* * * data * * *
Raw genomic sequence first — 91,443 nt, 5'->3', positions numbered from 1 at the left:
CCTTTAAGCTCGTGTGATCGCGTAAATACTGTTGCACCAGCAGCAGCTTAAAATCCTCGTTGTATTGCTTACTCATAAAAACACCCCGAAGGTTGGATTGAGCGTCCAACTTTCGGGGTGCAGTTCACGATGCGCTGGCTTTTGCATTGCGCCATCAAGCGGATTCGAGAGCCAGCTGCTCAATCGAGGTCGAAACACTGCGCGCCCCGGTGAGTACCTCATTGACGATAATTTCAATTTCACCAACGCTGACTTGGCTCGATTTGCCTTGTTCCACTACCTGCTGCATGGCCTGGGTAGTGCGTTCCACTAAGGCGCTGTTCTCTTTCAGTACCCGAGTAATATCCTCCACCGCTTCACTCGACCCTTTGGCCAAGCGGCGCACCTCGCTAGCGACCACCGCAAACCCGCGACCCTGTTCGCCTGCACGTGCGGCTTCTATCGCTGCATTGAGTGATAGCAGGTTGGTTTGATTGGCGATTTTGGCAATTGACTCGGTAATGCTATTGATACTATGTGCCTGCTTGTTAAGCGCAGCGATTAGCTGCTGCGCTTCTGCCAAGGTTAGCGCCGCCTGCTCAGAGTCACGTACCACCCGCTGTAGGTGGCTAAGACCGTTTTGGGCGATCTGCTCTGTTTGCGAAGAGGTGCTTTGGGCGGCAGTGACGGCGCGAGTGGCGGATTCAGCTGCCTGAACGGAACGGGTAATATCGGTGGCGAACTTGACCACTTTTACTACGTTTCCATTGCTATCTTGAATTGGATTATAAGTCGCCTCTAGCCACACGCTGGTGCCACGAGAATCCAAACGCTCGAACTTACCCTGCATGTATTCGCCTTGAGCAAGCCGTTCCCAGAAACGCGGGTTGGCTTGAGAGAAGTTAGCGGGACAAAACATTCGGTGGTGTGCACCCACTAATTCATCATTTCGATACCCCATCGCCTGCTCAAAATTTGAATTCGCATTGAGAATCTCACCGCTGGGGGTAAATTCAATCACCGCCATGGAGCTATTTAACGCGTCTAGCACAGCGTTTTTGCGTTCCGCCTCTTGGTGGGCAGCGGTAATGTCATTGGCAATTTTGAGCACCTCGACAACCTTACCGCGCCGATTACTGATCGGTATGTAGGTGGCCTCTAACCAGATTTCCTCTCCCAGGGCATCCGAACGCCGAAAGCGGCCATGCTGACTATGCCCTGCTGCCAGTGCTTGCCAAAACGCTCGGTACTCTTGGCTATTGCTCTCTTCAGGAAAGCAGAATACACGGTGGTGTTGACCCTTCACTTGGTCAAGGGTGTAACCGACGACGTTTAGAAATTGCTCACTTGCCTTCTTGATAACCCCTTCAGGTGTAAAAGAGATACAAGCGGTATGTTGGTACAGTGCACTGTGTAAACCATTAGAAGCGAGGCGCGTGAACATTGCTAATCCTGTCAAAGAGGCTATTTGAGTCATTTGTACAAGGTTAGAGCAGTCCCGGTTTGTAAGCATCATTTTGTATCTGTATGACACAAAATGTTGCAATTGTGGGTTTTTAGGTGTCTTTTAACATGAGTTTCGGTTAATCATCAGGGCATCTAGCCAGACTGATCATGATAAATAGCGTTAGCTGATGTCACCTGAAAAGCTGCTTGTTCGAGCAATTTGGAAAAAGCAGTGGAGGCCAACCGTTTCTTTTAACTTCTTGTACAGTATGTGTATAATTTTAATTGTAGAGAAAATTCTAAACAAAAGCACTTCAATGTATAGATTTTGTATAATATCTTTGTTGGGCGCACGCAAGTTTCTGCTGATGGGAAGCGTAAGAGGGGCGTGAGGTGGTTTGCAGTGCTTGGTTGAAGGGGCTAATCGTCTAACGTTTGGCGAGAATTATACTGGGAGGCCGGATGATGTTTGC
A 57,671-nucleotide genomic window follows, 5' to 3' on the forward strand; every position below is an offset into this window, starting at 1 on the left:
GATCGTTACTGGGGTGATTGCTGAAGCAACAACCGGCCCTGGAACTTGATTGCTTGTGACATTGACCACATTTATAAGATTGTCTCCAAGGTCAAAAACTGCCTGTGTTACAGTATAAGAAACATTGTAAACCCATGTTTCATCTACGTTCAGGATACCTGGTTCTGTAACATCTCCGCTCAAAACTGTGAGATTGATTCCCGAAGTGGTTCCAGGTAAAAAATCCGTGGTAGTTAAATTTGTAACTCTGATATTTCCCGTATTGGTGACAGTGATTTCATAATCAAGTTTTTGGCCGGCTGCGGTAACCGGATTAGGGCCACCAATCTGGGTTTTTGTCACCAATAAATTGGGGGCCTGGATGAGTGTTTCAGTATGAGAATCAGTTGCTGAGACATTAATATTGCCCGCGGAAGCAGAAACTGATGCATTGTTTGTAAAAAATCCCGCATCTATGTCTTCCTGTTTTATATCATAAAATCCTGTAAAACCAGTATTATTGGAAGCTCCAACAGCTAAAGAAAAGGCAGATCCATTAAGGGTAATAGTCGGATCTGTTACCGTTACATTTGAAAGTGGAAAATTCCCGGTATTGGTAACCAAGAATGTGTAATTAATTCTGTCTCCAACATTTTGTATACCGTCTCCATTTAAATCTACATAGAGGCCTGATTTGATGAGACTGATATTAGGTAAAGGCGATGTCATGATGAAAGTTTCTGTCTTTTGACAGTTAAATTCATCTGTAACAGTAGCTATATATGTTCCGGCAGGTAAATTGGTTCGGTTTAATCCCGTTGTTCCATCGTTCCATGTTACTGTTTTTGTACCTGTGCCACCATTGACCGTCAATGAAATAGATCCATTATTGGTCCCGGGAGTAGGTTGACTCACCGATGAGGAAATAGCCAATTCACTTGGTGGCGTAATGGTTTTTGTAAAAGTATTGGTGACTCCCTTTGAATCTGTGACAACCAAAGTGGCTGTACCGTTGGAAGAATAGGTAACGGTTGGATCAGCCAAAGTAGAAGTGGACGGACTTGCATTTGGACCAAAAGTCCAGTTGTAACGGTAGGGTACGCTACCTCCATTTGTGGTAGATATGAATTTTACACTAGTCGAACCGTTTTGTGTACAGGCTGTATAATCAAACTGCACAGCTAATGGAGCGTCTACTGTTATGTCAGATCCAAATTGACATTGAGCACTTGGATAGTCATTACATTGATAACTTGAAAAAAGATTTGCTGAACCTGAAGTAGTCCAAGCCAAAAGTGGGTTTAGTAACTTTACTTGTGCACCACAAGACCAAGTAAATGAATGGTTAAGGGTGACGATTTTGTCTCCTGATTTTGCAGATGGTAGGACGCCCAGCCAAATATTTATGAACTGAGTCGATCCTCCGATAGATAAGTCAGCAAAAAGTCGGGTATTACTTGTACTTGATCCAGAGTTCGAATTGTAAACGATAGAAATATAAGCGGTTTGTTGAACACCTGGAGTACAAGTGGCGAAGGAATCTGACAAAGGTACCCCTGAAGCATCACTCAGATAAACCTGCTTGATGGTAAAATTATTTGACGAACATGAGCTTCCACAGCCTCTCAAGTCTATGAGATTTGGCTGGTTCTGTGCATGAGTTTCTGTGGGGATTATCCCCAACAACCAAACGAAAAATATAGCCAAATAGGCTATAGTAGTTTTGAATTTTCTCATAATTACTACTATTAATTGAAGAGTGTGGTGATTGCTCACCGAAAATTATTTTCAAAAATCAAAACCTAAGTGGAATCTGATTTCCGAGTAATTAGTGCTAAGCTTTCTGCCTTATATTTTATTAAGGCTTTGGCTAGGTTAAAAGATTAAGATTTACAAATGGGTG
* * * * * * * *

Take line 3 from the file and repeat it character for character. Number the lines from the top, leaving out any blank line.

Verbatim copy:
A 57,671-nucleotide genomic window follows, 5' to 3' on the forward strand; every position below is an offset into this window, starting at 1 on the left: